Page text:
Or you might make a light batter and dip and fry the clusters, then dip in honey like Mexican sopaipapillas or use powdered sugar for a treat like English elderflower pastries.

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Don’t Use That App to Forage

Four people taken to hospital after using phone app to identify mushrooms.  Click to read the article.

Four people taken to hospital after using phone app to identify mushrooms. Click to read the article.

Last weekend at our foraging class, the question came up: Can I use one of those new phone apps to identify forageables?

I cautioned against it. The fact is identifying plants and mushrooms is a whole-sense process. Some plants, like dandelions are very obvious, but wild lettuce has an uncannily similar appearance to dandelion. Fortunately, if you confuse them, it won’t kill you. But deadly nightshade has blossom bunches vaguely reminiscent of wild carrot, and it will kill you if you confuse them. But you can always tell them because deadly nightshade smells nothing like carrot.  Boletes may look delicious, or they may turn blue if you bruise or cut them, and you don’t know if they’re edible or will give you terrible cramps til you see.

And the fact is, even experts often have great difficult identifying individual plant and mushroom species; how can an app possibly do it with a photo?  What if a bird snipped off a petal of that blossom?  What if that particular plant just grew a bit unusual, i.e., a four leaf instead of three leaf clover?

A photo cannot tell you what the plant looked like at different stages of growth, nor what it smells like, feels like, tastes like. Nor can it tell you what’s under the dirt of a mushroom fruiting body, or what the spores of a mushroom are shaped like, nor if that agaricus smells phenolic or cuts yellow.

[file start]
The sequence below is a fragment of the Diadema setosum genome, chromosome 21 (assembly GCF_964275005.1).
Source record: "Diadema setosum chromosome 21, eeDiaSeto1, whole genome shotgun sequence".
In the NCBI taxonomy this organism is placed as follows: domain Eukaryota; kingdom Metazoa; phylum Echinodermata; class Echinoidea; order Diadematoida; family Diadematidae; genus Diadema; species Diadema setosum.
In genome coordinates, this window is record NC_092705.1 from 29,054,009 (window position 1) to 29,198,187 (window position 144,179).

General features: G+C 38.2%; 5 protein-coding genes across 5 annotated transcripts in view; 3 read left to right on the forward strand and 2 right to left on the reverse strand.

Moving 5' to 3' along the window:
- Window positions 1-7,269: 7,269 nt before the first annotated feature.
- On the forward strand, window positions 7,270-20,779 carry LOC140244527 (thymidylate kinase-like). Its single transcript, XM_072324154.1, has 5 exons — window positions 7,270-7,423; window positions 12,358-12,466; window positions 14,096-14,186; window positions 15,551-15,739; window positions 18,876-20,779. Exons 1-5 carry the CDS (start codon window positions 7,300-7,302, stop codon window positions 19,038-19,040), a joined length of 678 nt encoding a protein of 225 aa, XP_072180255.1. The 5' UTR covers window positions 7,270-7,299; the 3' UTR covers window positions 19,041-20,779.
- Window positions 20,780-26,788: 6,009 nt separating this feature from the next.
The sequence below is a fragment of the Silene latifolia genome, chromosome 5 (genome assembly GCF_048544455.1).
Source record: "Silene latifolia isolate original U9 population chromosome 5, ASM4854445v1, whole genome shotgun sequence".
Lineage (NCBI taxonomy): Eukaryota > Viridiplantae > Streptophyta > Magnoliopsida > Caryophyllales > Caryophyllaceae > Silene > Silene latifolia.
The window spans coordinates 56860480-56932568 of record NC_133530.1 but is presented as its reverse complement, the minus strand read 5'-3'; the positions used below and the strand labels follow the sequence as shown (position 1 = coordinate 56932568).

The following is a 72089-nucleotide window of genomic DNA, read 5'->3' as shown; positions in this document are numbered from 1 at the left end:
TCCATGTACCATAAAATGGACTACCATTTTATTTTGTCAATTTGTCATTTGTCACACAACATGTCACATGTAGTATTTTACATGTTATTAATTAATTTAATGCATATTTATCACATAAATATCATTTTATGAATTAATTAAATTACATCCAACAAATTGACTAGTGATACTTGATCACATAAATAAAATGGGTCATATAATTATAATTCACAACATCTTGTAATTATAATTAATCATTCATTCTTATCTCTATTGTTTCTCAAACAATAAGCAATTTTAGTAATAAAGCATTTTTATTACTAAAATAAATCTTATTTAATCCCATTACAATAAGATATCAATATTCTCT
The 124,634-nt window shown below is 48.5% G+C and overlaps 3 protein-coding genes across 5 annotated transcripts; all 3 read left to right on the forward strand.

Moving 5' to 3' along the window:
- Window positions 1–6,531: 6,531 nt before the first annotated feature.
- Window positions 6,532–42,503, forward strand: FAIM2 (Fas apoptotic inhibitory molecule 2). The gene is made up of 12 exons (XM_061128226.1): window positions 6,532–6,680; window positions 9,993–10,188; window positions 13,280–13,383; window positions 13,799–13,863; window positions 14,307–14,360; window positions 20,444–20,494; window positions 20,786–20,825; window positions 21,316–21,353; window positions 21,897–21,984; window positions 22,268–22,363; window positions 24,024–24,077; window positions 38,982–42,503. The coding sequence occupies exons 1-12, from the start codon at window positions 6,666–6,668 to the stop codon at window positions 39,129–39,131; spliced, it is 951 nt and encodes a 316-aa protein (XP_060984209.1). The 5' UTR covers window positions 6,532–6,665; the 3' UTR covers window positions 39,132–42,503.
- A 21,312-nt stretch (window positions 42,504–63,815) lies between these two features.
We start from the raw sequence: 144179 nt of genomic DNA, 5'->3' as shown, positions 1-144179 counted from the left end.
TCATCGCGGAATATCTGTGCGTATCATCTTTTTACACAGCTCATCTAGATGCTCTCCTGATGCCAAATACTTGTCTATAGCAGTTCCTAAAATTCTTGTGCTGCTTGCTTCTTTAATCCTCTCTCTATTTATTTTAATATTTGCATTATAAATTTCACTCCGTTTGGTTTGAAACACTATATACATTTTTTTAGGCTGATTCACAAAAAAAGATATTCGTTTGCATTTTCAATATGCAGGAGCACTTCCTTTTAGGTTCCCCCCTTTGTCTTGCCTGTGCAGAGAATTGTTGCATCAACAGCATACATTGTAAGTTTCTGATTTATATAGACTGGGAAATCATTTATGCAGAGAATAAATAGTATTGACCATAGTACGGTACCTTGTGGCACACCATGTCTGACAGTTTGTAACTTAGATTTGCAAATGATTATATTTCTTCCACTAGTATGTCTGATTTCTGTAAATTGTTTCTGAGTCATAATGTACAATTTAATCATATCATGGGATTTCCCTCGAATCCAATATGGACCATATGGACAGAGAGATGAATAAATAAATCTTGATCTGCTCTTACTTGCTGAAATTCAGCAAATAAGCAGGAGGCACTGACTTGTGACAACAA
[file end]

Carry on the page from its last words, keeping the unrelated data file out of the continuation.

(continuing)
There are no shortcuts to learning to forage. DO NOT use an app to identify plants and mushrooms.

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The Wildwood Way–Coming Soon to Your Local Bookstore

In your bookstore this November.

In your bookstore this November.

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Wild Food Is Good Food

curly dockDinner is free range chicken (real free range, as in raised in meadows and woods Twa Corbies chickens), served with potatoes and steamed young curly dock and a salad of dandelion greens, wild chives and sheep sorrel served with bacon grease and bits. We don’t eat like other folk in the Hollow, but we usually eat better because most of what we eat is wild or all but.

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July: Wild Food Foraging Class II-A

Daphne takes a break while foraging in the forest.

Daphne takes a break while foraging spring beauties in the forest.